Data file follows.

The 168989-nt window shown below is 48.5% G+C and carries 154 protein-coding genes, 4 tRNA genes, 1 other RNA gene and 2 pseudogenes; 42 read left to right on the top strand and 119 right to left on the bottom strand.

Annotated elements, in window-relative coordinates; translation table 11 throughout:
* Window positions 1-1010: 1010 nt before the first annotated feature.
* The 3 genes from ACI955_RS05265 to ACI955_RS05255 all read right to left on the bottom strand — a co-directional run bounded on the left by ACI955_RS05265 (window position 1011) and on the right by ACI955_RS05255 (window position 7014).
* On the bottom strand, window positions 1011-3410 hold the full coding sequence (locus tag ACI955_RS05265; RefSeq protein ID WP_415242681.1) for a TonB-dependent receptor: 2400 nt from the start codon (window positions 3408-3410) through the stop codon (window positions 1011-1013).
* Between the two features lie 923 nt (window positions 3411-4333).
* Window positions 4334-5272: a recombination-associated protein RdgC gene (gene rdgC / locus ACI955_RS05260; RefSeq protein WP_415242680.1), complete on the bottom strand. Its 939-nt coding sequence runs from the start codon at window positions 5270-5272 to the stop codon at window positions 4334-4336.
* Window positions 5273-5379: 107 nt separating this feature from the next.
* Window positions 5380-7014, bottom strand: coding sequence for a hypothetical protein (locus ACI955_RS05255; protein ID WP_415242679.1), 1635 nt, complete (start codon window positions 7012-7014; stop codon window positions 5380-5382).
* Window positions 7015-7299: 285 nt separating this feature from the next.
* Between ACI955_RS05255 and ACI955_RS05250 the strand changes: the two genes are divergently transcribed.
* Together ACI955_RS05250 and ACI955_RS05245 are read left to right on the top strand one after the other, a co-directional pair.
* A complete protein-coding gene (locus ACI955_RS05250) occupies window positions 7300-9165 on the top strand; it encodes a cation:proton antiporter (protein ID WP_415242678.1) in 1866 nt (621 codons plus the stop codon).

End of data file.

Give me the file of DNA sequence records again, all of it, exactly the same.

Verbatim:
The 168989-nt window shown below is 48.5% G+C and carries 154 protein-coding genes, 4 tRNA genes, 1 other RNA gene and 2 pseudogenes; 42 read left to right on the top strand and 119 right to left on the bottom strand.

Annotated elements, in window-relative coordinates; translation table 11 throughout:
* Window positions 1-1010: 1010 nt before the first annotated feature.
* The 3 genes from ACI955_RS05265 to ACI955_RS05255 all read right to left on the bottom strand — a co-directional run bounded on the left by ACI955_RS05265 (window position 1011) and on the right by ACI955_RS05255 (window position 7014).
* On the bottom strand, window positions 1011-3410 hold the full coding sequence (locus tag ACI955_RS05265; RefSeq protein ID WP_415242681.1) for a TonB-dependent receptor: 2400 nt from the start codon (window positions 3408-3410) through the stop codon (window positions 1011-1013).
* Between the two features lie 923 nt (window positions 3411-4333).
* Window positions 4334-5272: a recombination-associated protein RdgC gene (gene rdgC / locus ACI955_RS05260; RefSeq protein WP_415242680.1), complete on the bottom strand. Its 939-nt coding sequence runs from the start codon at window positions 5270-5272 to the stop codon at window positions 4334-4336.
* Window positions 5273-5379: 107 nt separating this feature from the next.
* Window positions 5380-7014, bottom strand: coding sequence for a hypothetical protein (locus ACI955_RS05255; protein ID WP_415242679.1), 1635 nt, complete (start codon window positions 7012-7014; stop codon window positions 5380-5382).
* Window positions 7015-7299: 285 nt separating this feature from the next.
* Between ACI955_RS05255 and ACI955_RS05250 the strand changes: the two genes are divergently transcribed.
* Together ACI955_RS05250 and ACI955_RS05245 are read left to right on the top strand one after the other, a co-directional pair.
* A complete protein-coding gene (locus ACI955_RS05250) occupies window positions 7300-9165 on the top strand; it encodes a cation:proton antiporter (protein ID WP_415242678.1) in 1866 nt (621 codons plus the stop codon).